m8ta
use https for features.
text: sort by
tags: modified
type: chronology
{1450}
hide / / print
ref: -2015 tags: conjugate light electron tomography mouse visual cortex fluorescent label UNC cryoembedding date: 03-11-2019 19:37 gmt revision:1 [0] [head]

PMID-25855189 Mapping Synapses by Conjugate Light-Electron Array Tomography

  • Use aligned interleaved immunofluorescence imaging follwed by array EM (FESEM). 70nm thick sections.
  • Of IHC, tissue must be dehydrated & embedded in a resin.
  • However, the dehydration disrupts cell membranes and ultrastructural details viewed via EM ...
  • Hence, EM microscopy uses osmium tetroxide to cross-link the lipids.
  • ... Yet that also disrupt / refolds the poteins, making IHC fail.
  • Solution is to dehydrate & embed at cryo temp, -70C, where the lipids do not dissolve. They used Lowicryl HM-20.
  • We show that cryoembedding provides markedly improved ultrastructure while still permitting multiplexed immunohistochemistry.

{1435}
hide / / print
ref: -0 tags: Na Ji 2p two photon fluorescent imaging pulse splitting damage bleaching date: 02-19-2019 00:01 gmt revision:2 [1] [0] [head]

PMID-18204458 High-speed, low-photodamage nonlinear imaging using passive pulse splitters

  • Core idea: take a single pulse and spread it out to N=2 kN= 2^k pulses using reflections and delay lines.
  • Assume two optical processes, signal SI αS \propto I^{\alpha} and photobleaching/damage DI βD \propto I^{\beta} , β>α>1\beta \gt \alpha \gt 1
  • Then an NN pulse splitter requires N 11/αN^{1-1/\alpha} greater average power but reduces the damage by N 1β/α.N^{1-\beta/\alpha}.
  • This allows for shorter dwell times, higher power at the sample, lower damage, slower photobleaching, and better SNR for fluorescently labeled slices.
  • Examine the list of references too, e.g. "Multiphoton multifocal microscopy exploiting a diffractive optical element" (2003)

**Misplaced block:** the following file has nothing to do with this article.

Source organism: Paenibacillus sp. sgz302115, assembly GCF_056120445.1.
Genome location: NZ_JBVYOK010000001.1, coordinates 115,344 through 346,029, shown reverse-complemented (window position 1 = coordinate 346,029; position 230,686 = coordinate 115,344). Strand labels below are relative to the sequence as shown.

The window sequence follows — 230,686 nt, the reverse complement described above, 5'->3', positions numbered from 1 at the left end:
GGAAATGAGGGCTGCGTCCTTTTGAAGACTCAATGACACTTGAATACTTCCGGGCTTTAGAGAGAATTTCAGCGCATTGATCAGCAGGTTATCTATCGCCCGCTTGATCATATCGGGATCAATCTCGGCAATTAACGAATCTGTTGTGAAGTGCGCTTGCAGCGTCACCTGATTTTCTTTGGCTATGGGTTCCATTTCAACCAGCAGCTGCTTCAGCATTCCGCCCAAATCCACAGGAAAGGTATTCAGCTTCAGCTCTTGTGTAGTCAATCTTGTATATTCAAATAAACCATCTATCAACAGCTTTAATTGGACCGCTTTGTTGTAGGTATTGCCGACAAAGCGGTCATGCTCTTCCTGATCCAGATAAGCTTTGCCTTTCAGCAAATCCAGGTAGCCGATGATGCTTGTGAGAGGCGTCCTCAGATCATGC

{1371}
hide / / print
ref: -0 tags: nanotube tracking extracellular space fluorescent date: 02-02-2017 22:13 gmt revision:0 [head]

PMID-27870840 Single-nanotube tracking reveals the nanoscale organization of the extracellular space in the live brain

  • Extracellular space (ECS) takes up nearly a quarter the volume of the brain (!!!)
  • Used the intrinsic fluorescence of single-walled carbon nanotubes @ 1um, 845nm excitation, with super-resolution tracking of diffusion.
    • Were coated in phospholipid-polyethylene glycol (PL-PEG), which display low cytotoxicity compared to other encapsulants.
  • 5ul, 3ug/ml injected into the ventricles of young rats; allowed to diffuse for 30 minutes post-injection.
  • No apparent response of the microglia.
  • Diffusion tracking revealed substantial dead-space domains in the ECS.
    • As compared to patch-clamp loaded SWCNTs
  • Estimate from parallel and perpendicular diffusion rates that the characteristic scale of ECS dimension is 80 to 270nm, or 150 +- 40nm.
  • The ECS nanoscale dimensions as visualized by tracking similar in dimension and tortuosity to electron microscopy.
  • Viscosity of the extracellular matrix from 1 to 50 mPa S, up to two orders of magnitude higher than the CSF.
  • Positive control through hyalurinase + several hours to digest the hyaluronic acid.
    • But no observed changes in morphology of the neurons via confocal .. interesting.
    • Enzyme digestion normalized the spatial heterogenaity of diffusion.

{1186}
hide / / print
ref: -0 tags: voltage sensitive dyes fluorescent protein date: 01-02-2013 05:08 gmt revision:0 [head]

PMID-20622860 Imaging brain electric signals with genetically targeted voltage-sensitive fluorescent proteins.

  • Interesting: Most fluorescent fusion proteins form intracellular aggregates during long-term expression in mammalian neurons, although this effect appears to be minimal in Aequorea victoria–derived fluorescent proteins.
  • See also {1185}

{566}
hide / / print
ref: Sakai-2001.06 tags: voltage scensitive fluorescent protein flourophore VSFP1 endoscope date: 01-24-2012 06:07 gmt revision:5 [4] [3] [2] [1] [0] [head]

http://www.blackwell-synergy.com/doi/full/10.1046/j.0953-816x.2001.01617.x PMID-11454036[0]

____References____

[0] Sakai R, Repunte-Canonigo V, Raj CD, Knöpfel T, Design and characterization of a DNA-encoded, voltage-sensitive fluorescent protein.Eur J Neurosci 13:12, 2314-8 (2001 Jun)
[1] van Roessel P, Brand AH, Imaging into the future: visualizing gene expression and protein interactions with fluorescent proteins.Nat Cell Biol 4:1, E15-20 (2002 Jan)
[2] Guerrero G, Siegel MS, Roska B, Loots E, Isacoff EY, Tuning FlaSh: redesign of the dynamics, voltage range, and color of the genetically encoded optical sensor of membrane potential.Biophys J 83:6, 3607-18 (2002 Dec)
[3] Jung JC, Mehta AD, Aksay E, Stepnoski R, Schnitzer MJ, In vivo mammalian brain imaging using one- and two-photon fluorescence microendoscopy.J Neurophysiol 92:5, 3121-33 (2004 Nov)
[4] Sjulson L, Miesenböck G, Optical recording of action potentials and other discrete physiological events: a perspective from signal detection theory.Physiology (Bethesda) 22no Issue 47-55 (2007 Feb)